This post was put together with the help of several others. The first of which is this great eBay guide. They’ve got some fantastic pictures of fake backstamps there. Next is this indispensable post from the Myriad Trading Co’s blog. They have tons of supporting pictures and more detailed information. They’ve also got a post about the real Nippon backstamps.

Have you run across any Nippon before? I’ve got a sugar and creamer that belonged to my grandmother, and I’m fairly certain it’s real. I’ll have to snap some pictures of it and show you guys sometime!

My Weekly Score: Maritime Lantern

As I’ve said before, The Boss seems to have an affinity for lights and lamps. Lanterns are no exception. We got this bad boy in quite a while ago:

It’s an antique lantern that, presumably, once belonged on a ship. It was made out of copper and brass. Etched on the front were a bunch of number and letter combinations we couldn’t make head or tail out of.

The inside was for oil, and there was still a little bit of usable wick in there for it. There was some damage to the lantern as a whole, including some rusty areas, but overall I thought it still looked pretty nice.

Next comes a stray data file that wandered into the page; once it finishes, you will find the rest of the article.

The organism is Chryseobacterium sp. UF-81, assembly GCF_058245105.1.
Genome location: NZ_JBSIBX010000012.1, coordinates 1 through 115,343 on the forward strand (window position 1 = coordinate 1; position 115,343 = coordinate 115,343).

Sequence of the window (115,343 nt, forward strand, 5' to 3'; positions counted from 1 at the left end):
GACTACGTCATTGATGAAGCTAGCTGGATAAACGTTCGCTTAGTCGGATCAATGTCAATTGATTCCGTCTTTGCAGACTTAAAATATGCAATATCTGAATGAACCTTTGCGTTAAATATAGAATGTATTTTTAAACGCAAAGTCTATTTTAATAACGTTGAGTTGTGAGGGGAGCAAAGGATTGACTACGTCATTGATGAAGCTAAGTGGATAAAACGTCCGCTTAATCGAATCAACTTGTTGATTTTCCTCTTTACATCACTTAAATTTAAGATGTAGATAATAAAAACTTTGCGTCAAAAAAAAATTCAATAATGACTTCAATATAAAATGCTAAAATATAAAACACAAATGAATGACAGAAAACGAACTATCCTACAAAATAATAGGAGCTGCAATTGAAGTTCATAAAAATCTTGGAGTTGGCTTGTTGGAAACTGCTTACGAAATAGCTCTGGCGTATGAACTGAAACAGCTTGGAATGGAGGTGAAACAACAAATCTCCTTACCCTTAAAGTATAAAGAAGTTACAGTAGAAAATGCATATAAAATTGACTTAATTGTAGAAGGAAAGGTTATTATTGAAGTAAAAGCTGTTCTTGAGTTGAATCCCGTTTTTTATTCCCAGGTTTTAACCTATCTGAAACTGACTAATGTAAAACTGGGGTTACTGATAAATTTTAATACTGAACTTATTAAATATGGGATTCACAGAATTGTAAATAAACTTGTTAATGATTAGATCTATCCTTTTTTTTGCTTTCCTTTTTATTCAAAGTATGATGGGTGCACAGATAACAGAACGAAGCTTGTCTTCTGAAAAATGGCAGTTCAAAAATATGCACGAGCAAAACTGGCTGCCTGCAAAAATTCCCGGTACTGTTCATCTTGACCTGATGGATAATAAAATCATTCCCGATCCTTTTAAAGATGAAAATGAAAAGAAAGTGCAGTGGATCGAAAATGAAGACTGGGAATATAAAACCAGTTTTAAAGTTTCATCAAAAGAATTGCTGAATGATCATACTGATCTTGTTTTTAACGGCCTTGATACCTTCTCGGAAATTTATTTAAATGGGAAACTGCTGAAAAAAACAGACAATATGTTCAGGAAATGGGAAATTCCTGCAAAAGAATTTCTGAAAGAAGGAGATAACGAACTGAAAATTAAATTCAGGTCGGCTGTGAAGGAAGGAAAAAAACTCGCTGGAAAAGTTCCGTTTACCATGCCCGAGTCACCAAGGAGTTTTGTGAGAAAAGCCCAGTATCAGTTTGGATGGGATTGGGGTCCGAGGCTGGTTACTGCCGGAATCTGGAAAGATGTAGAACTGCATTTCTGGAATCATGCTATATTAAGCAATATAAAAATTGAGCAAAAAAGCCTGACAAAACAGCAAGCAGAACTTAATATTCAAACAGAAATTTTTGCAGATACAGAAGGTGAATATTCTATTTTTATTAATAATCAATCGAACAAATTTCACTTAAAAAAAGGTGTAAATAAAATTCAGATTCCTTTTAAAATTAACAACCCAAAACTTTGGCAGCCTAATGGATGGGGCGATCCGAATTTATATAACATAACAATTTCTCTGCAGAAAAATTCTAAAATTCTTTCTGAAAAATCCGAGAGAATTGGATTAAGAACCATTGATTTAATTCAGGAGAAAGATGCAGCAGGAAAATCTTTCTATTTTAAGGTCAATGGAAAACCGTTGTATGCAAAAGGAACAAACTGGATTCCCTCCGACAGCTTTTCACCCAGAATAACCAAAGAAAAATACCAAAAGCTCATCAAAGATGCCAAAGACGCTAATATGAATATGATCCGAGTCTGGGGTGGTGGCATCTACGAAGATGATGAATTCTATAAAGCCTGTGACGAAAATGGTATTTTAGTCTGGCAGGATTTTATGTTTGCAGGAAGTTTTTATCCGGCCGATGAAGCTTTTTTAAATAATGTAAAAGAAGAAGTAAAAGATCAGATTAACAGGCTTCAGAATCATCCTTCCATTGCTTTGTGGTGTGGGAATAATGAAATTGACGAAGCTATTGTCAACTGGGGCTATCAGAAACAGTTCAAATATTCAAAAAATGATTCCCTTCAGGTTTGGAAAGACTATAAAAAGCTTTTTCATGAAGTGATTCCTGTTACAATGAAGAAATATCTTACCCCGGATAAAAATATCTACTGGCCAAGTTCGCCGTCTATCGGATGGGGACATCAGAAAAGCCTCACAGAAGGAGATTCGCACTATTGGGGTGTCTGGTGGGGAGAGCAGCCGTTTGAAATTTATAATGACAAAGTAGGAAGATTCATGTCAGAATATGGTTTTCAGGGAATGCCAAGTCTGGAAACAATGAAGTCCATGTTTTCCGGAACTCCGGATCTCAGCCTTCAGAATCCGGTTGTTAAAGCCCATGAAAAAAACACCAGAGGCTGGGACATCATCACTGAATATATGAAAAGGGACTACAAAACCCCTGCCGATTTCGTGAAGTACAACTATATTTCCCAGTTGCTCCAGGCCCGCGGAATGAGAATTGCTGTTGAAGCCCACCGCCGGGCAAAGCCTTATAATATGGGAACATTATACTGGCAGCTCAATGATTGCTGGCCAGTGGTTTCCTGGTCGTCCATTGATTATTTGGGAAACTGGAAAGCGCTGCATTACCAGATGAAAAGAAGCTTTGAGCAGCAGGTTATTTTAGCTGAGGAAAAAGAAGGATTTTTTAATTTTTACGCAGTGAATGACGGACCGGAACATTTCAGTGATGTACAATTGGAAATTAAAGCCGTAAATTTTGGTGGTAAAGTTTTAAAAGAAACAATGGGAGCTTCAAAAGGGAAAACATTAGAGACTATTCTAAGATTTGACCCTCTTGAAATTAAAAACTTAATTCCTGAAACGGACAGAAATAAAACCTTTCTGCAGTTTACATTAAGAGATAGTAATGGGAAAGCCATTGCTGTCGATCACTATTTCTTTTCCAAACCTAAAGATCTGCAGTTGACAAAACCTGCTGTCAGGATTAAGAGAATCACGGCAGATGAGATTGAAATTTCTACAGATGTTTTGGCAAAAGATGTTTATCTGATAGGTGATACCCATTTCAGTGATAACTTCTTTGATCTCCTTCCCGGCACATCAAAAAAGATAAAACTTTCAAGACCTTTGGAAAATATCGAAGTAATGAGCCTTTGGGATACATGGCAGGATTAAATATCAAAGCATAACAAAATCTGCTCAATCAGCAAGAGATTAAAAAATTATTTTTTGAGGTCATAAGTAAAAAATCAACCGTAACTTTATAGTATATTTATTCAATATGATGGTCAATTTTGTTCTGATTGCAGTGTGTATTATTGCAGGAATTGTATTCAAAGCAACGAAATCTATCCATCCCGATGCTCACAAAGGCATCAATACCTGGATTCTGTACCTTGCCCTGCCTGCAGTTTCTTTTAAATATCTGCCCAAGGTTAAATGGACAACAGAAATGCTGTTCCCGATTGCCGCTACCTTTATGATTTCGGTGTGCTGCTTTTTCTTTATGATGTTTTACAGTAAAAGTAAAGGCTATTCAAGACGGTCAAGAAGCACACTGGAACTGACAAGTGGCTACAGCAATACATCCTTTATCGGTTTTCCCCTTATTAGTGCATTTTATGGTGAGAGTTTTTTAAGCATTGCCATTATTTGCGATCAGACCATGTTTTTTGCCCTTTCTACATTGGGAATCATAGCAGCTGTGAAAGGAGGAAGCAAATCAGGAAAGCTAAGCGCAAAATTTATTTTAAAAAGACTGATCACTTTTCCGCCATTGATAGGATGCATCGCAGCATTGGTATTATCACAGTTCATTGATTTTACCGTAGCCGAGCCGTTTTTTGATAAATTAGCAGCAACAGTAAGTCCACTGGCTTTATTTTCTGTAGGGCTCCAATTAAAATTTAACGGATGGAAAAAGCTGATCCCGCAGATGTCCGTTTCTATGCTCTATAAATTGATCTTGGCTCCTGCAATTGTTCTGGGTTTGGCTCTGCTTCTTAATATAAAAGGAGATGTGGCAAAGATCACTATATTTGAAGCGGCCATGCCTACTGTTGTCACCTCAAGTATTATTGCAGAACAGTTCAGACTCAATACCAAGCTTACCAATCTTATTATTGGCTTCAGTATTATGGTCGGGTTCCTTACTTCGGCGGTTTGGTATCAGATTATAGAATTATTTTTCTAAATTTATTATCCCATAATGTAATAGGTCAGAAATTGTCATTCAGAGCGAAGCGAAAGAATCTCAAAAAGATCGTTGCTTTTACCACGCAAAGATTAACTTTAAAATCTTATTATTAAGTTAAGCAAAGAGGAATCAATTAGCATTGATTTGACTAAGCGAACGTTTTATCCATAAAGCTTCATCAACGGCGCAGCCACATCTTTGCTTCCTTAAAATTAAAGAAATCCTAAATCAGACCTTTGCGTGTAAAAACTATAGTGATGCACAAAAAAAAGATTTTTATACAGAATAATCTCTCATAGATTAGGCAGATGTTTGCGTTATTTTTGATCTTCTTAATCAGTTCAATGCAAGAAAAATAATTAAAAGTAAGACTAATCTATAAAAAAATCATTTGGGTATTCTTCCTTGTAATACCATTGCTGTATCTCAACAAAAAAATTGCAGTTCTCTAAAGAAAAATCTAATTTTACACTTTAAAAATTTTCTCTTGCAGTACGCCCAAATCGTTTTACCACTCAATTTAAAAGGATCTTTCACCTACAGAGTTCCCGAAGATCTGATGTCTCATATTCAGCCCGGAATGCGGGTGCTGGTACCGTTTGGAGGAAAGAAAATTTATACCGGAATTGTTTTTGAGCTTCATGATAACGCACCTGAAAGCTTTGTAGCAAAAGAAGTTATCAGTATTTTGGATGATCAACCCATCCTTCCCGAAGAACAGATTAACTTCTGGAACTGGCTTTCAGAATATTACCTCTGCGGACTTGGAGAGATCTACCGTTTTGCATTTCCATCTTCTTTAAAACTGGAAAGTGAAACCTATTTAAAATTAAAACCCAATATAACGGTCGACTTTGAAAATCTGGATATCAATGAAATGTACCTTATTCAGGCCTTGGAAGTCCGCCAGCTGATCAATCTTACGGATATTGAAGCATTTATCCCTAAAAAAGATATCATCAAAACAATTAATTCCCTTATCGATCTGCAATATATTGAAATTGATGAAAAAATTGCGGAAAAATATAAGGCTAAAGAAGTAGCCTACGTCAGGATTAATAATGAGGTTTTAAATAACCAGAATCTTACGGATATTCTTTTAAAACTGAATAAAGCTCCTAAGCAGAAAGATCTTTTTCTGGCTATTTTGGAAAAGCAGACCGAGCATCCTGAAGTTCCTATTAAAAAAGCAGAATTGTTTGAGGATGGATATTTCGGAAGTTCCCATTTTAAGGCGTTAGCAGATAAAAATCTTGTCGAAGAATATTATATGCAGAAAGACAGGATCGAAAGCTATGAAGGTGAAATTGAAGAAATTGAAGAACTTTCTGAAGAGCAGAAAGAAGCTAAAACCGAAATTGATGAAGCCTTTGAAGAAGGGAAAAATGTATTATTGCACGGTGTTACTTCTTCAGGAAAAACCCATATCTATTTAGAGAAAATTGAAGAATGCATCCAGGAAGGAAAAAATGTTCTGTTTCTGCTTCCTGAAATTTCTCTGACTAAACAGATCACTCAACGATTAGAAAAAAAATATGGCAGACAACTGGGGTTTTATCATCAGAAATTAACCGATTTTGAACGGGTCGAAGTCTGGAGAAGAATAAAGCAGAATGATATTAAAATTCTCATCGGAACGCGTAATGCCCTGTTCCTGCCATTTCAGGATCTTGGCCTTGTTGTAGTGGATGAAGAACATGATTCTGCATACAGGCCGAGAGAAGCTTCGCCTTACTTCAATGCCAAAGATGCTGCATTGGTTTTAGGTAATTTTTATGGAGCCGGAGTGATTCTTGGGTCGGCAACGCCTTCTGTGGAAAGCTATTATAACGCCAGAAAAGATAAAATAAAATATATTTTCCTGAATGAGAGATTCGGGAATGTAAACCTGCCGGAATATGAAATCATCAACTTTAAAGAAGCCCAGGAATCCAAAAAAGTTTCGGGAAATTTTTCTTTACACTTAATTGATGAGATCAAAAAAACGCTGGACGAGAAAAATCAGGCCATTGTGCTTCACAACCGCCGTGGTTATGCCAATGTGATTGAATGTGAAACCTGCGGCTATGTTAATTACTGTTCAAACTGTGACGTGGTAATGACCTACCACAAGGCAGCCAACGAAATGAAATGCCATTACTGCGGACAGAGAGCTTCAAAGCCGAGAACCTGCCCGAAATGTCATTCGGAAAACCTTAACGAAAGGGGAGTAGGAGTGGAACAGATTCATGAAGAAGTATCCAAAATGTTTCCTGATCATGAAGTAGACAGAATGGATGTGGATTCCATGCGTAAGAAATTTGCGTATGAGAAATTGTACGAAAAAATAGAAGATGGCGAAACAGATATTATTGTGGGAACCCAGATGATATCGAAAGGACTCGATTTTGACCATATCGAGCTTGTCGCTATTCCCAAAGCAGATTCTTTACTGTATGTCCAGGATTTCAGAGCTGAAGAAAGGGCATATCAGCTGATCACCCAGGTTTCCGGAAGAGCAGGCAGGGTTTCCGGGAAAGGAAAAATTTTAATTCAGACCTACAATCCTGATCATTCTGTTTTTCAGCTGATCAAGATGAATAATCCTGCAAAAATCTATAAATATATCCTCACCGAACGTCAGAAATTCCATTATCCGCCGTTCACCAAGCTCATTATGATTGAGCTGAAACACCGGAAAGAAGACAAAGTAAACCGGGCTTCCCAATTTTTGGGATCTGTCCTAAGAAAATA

Maritime items are pretty popular – particularly ones that have lighthouses on them. These old lanterns sell pretty well too. We had to sit on this one for a while, but having bought it from $150, we sold it off for $200, which didn’t include the shipping.

Although this was a great sale in terms of what we sold, the price wasn’t quite as much as we would hope for. No complaints here, though. It’s a neat item and I’m just glad that somebody found a good use for it!

Have you come across any neat nautical items recently?

My Weekly Score: Sunflower Hanging Lamp